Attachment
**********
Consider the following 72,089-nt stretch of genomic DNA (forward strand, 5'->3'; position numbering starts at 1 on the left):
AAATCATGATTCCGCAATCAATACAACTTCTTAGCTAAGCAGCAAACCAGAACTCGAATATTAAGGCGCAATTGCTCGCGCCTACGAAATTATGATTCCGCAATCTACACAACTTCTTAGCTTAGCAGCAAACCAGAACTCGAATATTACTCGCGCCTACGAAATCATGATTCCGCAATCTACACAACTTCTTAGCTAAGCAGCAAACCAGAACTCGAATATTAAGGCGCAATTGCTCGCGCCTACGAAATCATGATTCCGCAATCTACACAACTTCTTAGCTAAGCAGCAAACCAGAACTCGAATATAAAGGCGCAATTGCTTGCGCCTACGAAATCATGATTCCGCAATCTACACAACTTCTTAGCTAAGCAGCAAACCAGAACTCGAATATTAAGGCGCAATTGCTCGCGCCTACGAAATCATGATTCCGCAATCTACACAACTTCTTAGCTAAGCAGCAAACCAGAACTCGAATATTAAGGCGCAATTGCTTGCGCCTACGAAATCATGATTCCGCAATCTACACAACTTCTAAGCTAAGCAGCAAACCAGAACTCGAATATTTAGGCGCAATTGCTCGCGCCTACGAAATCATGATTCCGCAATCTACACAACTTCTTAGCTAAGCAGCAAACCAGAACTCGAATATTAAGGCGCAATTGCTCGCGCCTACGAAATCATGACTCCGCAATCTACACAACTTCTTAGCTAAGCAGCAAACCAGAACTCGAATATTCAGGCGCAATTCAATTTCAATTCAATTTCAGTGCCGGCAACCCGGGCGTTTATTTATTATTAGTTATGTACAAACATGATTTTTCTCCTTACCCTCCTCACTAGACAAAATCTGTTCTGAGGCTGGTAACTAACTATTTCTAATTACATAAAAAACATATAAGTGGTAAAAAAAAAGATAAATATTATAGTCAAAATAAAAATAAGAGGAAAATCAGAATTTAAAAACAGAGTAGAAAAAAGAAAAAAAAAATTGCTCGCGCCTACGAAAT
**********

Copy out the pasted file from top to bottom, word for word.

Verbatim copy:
Consider the following 72,089-nt stretch of genomic DNA (forward strand, 5'->3'; position numbering starts at 1 on the left):
AAATCATGATTCCGCAATCAATACAACTTCTTAGCTAAGCAGCAAACCAGAACTCGAATATTAAGGCGCAATTGCTCGCGCCTACGAAATTATGATTCCGCAATCTACACAACTTCTTAGCTTAGCAGCAAACCAGAACTCGAATATTACTCGCGCCTACGAAATCATGATTCCGCAATCTACACAACTTCTTAGCTAAGCAGCAAACCAGAACTCGAATATTAAGGCGCAATTGCTCGCGCCTACGAAATCATGATTCCGCAATCTACACAACTTCTTAGCTAAGCAGCAAACCAGAACTCGAATATAAAGGCGCAATTGCTTGCGCCTACGAAATCATGATTCCGCAATCTACACAACTTCTTAGCTAAGCAGCAAACCAGAACTCGAATATTAAGGCGCAATTGCTCGCGCCTACGAAATCATGATTCCGCAATCTACACAACTTCTTAGCTAAGCAGCAAACCAGAACTCGAATATTAAGGCGCAATTGCTTGCGCCTACGAAATCATGATTCCGCAATCTACACAACTTCTAAGCTAAGCAGCAAACCAGAACTCGAATATTTAGGCGCAATTGCTCGCGCCTACGAAATCATGATTCCGCAATCTACACAACTTCTTAGCTAAGCAGCAAACCAGAACTCGAATATTAAGGCGCAATTGCTCGCGCCTACGAAATCATGACTCCGCAATCTACACAACTTCTTAGCTAAGCAGCAAACCAGAACTCGAATATTCAGGCGCAATTCAATTTCAATTCAATTTCAGTGCCGGCAACCCGGGCGTTTATTTATTATTAGTTATGTACAAACATGATTTTTCTCCTTACCCTCCTCACTAGACAAAATCTGTTCTGAGGCTGGTAACTAACTATTTCTAATTACATAAAAAACATATAAGTGGTAAAAAAAAAGATAAATATTATAGTCAAAATAAAAATAAGAGGAAAATCAGAATTTAAAAACAGAGTAGAAAAAAGAAAAAAAAAATTGCTCGCGCCTACGAAAT